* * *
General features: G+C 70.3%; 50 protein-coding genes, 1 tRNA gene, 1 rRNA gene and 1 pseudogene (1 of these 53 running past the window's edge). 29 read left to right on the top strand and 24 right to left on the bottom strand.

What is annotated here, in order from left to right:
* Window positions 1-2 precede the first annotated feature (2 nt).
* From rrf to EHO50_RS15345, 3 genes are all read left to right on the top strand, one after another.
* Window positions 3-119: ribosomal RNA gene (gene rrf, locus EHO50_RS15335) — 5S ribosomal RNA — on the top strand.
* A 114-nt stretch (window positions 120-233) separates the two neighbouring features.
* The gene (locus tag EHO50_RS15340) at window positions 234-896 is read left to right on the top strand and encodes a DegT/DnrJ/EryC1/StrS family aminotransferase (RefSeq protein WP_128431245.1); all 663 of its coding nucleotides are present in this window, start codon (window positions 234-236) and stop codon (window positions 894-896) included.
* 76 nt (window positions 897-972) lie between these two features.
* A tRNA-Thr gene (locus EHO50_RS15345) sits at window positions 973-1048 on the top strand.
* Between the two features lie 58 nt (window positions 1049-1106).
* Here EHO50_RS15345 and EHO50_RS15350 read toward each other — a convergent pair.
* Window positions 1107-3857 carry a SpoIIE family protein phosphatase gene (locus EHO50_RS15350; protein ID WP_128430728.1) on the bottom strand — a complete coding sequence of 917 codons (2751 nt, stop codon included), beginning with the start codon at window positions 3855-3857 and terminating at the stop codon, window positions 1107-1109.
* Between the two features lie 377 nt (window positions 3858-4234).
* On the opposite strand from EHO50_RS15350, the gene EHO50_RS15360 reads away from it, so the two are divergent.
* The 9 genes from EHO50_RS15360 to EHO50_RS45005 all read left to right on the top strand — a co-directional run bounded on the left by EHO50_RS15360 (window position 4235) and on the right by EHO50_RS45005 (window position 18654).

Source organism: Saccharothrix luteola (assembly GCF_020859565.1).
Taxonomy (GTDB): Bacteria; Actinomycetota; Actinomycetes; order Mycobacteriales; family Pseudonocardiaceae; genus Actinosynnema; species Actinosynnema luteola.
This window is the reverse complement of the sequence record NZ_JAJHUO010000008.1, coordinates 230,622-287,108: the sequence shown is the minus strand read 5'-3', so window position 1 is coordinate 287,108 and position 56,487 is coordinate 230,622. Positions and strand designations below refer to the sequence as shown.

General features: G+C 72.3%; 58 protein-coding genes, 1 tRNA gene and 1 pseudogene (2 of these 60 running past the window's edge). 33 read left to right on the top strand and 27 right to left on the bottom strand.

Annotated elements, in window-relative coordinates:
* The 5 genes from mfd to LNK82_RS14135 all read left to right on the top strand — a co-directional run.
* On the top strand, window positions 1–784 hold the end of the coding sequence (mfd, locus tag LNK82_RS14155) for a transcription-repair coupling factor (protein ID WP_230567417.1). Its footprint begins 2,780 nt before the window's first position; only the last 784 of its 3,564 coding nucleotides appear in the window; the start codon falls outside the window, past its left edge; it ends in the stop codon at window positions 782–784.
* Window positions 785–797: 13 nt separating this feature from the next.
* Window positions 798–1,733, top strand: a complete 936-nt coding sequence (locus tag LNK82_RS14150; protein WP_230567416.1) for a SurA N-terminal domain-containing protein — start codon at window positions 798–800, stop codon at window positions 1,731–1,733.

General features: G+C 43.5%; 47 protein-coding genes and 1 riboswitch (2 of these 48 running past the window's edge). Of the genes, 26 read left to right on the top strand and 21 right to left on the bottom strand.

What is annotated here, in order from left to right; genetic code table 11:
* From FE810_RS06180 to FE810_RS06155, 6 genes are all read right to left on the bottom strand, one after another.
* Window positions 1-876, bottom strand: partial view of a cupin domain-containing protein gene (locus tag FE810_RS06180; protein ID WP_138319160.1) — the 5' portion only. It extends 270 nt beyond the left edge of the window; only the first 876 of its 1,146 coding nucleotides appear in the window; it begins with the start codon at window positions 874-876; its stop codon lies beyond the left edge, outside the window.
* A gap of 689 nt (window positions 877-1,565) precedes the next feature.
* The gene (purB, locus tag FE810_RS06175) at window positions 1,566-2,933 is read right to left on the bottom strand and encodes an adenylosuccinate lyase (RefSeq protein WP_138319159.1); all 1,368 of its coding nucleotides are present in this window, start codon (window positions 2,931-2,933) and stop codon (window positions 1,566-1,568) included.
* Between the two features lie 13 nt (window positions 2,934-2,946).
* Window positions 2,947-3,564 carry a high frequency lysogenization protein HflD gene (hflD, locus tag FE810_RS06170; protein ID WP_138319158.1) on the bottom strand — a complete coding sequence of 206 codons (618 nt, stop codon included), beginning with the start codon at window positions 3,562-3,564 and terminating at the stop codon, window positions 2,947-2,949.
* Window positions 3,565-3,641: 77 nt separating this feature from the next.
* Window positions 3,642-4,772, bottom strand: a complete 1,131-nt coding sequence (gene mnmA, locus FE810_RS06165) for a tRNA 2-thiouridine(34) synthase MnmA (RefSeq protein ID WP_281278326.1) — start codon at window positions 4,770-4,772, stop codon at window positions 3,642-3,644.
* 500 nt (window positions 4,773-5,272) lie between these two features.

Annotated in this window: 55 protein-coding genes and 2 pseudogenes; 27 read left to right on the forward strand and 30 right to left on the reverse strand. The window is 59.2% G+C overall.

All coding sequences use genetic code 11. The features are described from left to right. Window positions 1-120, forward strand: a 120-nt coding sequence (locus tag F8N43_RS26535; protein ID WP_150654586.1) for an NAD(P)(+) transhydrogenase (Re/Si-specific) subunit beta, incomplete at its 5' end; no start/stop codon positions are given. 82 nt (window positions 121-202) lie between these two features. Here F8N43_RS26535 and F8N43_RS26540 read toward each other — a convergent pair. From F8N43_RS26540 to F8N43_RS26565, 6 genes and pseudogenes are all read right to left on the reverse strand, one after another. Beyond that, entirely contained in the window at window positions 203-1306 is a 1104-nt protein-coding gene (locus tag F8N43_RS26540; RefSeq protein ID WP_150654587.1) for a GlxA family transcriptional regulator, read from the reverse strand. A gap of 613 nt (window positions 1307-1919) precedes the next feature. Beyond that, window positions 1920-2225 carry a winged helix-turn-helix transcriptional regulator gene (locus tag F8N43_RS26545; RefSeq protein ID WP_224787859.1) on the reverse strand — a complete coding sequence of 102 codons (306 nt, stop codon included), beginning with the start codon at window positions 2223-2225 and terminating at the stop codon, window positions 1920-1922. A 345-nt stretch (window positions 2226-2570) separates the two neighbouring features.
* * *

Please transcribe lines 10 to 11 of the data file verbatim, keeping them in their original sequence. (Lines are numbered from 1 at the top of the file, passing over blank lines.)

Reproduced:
* Between the two features lie 58 nt (window positions 1049-1106).
* Here EHO50_RS15345 and EHO50_RS15350 read toward each other — a convergent pair.